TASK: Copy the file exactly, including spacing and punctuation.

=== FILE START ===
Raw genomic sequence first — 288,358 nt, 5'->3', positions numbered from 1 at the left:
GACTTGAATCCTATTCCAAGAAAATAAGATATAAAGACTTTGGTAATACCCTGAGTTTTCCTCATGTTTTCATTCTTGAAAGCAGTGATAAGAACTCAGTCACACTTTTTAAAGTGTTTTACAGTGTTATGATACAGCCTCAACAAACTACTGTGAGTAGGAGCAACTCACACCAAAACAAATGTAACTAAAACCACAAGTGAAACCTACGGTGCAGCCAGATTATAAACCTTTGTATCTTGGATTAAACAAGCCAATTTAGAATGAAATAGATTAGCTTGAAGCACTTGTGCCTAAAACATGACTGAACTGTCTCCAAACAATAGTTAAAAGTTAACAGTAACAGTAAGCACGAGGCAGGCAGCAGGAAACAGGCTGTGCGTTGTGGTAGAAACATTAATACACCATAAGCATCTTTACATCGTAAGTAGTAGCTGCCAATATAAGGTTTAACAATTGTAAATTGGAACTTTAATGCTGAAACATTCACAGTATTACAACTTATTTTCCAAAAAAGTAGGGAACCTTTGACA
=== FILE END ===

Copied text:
Raw genomic sequence first — 288,358 nt, 5'->3', positions numbered from 1 at the left:
GACTTGAATCCTATTCCAAGAAAATAAGATATAAAGACTTTGGTAATACCCTGAGTTTTCCTCATGTTTTCATTCTTGAAAGCAGTGATAAGAACTCAGTCACACTTTTTAAAGTGTTTTACAGTGTTATGATACAGCCTCAACAAACTACTGTGAGTAGGAGCAACTCACACCAAAACAAATGTAACTAAAACCACAAGTGAAACCTACGGTGCAGCCAGATTATAAACCTTTGTATCTTGGATTAAACAAGCCAATTTAGAATGAAATAGATTAGCTTGAAGCACTTGTGCCTAAAACATGACTGAACTGTCTCCAAACAATAGTTAAAAGTTAACAGTAACAGTAAGCACGAGGCAGGCAGCAGGAAACAGGCTGTGCGTTGTGGTAGAAACATTAATACACCATAAGCATCTTTACATCGTAAGTAGTAGCTGCCAATATAAGGTTTAACAATTGTAAATTGGAACTTTAATGCTGAAACATTCACAGTATTACAACTTATTTTCCAAAAAAGTAGGGAACCTTTGACA